Vanderbilt psychologists have recently found that women are better than men at recognizing living things, and men are better than women at recognizing vehicles.
The psychologists didn’t set out to study sex differences: the discovery was the surprising result of an analysis of a series of visual recognition tasks collected in the process of developing a new standard test for expertise in object recognition.
Researchers had 227 subjects – 75 male and 82 female – take an object recognition test with eight categories: leaves, owls, butterflies, wading birds, mushrooms, cars, planes, and motorcycles. They found that there was a large sex difference: women were significantly better at recognizing living things, and men were better at recognizing vehicles.
Some of the images used in the object recognition test. (Gauthier Lab)
But don’t think this means that women are born wanting to “put a bird on it.” Vanderbilt Professor of Psychology Isabel Gauthier, who directs the lab where post-doctoral fellow Rankin McGugin conducted the study, says:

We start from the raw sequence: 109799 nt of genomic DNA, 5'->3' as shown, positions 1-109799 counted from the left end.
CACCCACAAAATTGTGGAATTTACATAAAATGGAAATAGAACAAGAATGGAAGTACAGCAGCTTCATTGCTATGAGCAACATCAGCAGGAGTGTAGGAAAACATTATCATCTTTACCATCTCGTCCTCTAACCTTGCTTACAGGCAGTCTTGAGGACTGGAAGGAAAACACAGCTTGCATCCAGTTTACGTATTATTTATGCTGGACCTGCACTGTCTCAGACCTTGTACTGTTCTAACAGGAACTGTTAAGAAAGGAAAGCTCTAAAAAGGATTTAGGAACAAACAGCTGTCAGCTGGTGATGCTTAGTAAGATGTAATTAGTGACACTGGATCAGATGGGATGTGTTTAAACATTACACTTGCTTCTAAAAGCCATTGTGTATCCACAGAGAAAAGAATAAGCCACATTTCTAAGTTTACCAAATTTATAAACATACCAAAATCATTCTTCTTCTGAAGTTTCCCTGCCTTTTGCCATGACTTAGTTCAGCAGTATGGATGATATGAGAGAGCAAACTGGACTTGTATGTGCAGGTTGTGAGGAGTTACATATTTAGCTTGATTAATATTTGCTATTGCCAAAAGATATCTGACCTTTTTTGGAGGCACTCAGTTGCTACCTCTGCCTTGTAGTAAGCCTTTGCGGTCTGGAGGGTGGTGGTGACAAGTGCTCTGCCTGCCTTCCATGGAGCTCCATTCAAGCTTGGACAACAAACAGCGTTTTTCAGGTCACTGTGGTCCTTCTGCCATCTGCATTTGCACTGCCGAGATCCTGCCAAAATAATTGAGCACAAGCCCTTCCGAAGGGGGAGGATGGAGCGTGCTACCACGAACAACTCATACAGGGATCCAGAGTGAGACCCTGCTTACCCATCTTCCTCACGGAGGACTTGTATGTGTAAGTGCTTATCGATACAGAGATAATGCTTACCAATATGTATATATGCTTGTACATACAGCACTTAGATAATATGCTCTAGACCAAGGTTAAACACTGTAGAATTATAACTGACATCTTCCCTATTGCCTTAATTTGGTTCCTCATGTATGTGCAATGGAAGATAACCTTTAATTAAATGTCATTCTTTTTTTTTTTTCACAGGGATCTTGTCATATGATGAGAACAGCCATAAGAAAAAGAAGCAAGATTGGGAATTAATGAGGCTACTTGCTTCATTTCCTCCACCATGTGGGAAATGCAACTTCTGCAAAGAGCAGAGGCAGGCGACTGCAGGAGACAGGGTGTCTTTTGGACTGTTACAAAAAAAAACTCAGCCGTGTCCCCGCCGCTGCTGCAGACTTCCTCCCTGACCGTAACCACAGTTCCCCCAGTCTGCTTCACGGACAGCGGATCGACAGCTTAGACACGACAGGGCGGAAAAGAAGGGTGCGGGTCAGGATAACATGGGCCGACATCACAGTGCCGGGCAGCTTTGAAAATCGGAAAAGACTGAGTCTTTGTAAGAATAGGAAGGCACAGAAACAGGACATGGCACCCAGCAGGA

“Everyone is born with a general ability to recognize objects and the capability to get really good at it. Nearly everyone becomes expert at recognizing faces, because of their importance for social interactions. Most people also develop expertise for recognizing other types of objects due to their jobs, hobbies or interests. Our culture influences which categories we become interested in, which explains the differences between men and women.”
So, society is probably the reason men are quicker to recognize cars and motorcycles, and women are quicker to recognize birds and butterflies. Makes sense. You can read more about the study here, or watch a video of Gauthier discussing the study below:
Images from Flickr user Burp Hammie and vanderbilt.edu.
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